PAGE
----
As part of Jessica Grose’s series on prenatal depression, we asked readers to share their stories about depression during pregnancy. The first entry comes from the husband of a woman who experienced prenatal depression.
I think the shame that is associated with the topic has drawn a veil over the whole experience for many women. Women simply can't talk about such trauma without putting people off. I should say I am a man—a married man in his early 30s. My wife is a university professor, and she is 28 weeks pregnant. Our story begins almost two years ago. We talked about starting a family for a little while before going for it. It was definitely one of the most informed decisions we made. We probably overthought it a bit to be honest. Since my wife had dealt with anxiety and depression in the past, we spent almost half a year weaning off medication and starting a talk-therapy schedule. And when the time was right, the time was right. We got pregnant right away.
In those first few weeks after the positive CVS-bought indicator, my wife had all sorts of crazy emotions going on. I call them crazy because they were quite simply ... crazy. All sorts of irrational type thoughts ... akin to moving to Santa Fe, N.M. It was hard on me in the sense that one, I had seen her in this state before, and I knew it would pass, but in the meantime I was staring down the barrel of nine months of it. And two, I felt helpless. We had decided that medication wouldn't be the answer, even though it was pushed on us rather strongly by our medical community.
For eight weeks as a couple we struggled with all sorts of unknowns. We hadn't even had a confirmation from the OB-GYN that it was a viable pregnancy. All this while my wife continued to work in her profession, which itself is stressful. At our 10-week appointment we anxiously waited in the office waiting room to be called back. The nurse brought us into the room, gave her instructions, and then brought out the Doppler for our first reckoning with what was inside. The room got cold as she struggled to find the right beat. The nurse did her best to not clue us in, but I knew what was happening. She sent us to the ultrasound room, and suddenly it became obvious to me that our fears had been realized. The doctor soon came in and explained what he thought was happening. He explained to us that my wife had a blighted ovum.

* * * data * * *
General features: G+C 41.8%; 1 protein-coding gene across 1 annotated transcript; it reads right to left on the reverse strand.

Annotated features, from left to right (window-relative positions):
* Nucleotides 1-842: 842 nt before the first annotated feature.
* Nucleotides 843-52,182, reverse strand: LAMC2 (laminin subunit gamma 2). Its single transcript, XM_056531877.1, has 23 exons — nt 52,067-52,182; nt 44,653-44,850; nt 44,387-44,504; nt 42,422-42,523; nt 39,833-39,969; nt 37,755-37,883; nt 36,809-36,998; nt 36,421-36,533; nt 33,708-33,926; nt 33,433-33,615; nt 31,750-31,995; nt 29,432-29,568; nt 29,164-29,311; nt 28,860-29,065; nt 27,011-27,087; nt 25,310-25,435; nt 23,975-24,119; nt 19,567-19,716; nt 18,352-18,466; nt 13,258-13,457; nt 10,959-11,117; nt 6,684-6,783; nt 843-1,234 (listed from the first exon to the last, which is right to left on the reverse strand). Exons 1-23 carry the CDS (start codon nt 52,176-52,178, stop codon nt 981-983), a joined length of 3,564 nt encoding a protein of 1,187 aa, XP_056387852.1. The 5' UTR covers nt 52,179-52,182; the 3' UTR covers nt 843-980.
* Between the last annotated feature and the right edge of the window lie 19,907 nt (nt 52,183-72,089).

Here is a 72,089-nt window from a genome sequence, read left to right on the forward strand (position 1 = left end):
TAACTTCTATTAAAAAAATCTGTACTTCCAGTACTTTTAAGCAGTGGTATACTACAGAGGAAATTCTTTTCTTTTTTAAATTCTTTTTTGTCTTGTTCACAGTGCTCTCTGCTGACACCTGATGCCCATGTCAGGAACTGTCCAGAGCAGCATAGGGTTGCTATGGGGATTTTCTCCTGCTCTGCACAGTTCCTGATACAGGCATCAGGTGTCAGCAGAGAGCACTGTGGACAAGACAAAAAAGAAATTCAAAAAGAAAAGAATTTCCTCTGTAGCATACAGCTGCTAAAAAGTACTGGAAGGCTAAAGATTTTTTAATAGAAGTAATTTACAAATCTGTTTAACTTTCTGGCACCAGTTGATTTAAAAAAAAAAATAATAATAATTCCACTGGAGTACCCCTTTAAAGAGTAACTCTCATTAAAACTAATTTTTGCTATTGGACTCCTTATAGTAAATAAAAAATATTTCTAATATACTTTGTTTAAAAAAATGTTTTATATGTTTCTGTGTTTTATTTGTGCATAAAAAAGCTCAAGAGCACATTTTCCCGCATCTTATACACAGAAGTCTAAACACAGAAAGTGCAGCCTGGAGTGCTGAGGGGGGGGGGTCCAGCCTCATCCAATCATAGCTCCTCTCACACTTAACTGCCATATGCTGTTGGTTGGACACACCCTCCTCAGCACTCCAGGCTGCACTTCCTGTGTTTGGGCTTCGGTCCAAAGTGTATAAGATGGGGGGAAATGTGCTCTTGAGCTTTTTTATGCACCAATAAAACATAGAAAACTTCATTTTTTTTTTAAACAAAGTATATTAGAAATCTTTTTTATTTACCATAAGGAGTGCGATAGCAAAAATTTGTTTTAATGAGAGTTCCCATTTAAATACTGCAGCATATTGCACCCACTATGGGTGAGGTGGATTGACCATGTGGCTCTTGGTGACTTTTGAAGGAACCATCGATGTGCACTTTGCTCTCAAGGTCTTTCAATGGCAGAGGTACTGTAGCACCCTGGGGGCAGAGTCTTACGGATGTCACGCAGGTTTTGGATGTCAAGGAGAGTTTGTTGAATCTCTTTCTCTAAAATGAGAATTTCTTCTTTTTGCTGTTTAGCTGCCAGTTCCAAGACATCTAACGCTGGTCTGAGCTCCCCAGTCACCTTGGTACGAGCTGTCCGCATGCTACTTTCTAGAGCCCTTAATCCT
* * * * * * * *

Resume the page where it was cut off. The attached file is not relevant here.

This is not actually the point of my story, but I need to include it because it provides the frame of reference for the dark spiral that began shortly after the first positive test and continued for several months after the miscarriage. You mention that many women who come off medication to have babies often slip back into prenatal depression. And yes, no one talks about it.
Doctors will talk about postnatal depression and how once the baby is born they'll be prescribing medication to fight this. Doctors will talk about how important it is to not be depressed while pregnant, and they'll even suggest medication like ours initially did. But never once did anyone really discuss the likelihood of prenatal depression for my wife. I don't know how the future would have turned out had we decided to take the medication. Most likely, the outcome with the pregnancy would have been the same.
But perhaps the difference would have been felt in the months after, when my wife and I were shattered. We live apart from our families and had very little support during this time. We had each other, and we have the strongest relationship because of it. It took a while to get back on track for both of us. I had my own spiral of darkness to contend with while trying to support my wife and just get right again. It's when you suddenly see yourself as a parent only to have it taken away from you that you realize how fragile life can be. As partners and spouses, what can we do? I literally did every bit of domestic labor possible—cooking, cleaning, laundry, cat boxes—just so that all she had to do was eat right, get enough rest, and stay calm. But sometimes that still isn't enough. That was hard for me to swallow because I thought if I could just take all those things off her plate, surely she'd be able to stay calm, not stress, not spiral.
I hope that other people can share their experiences here and elsewhere if nothing else so that couples everywhere can get the support they need.
Epilogue: My wife and I tried again a year later. No meds, but we were in a much better place mentally, physically, and emotionally. At an early ultrasound we saw and heard our baby's heart beat, but sadly four weeks later, it was gone. Another spiral ensued. We rallied and sought answers from a reproductive endocrinologist. With some treatment in the first trimester, she has successfully carried our son for 28 weeks now. Even though writing this now makes me feel a little nervous, I am excited to meet him at the end of October.
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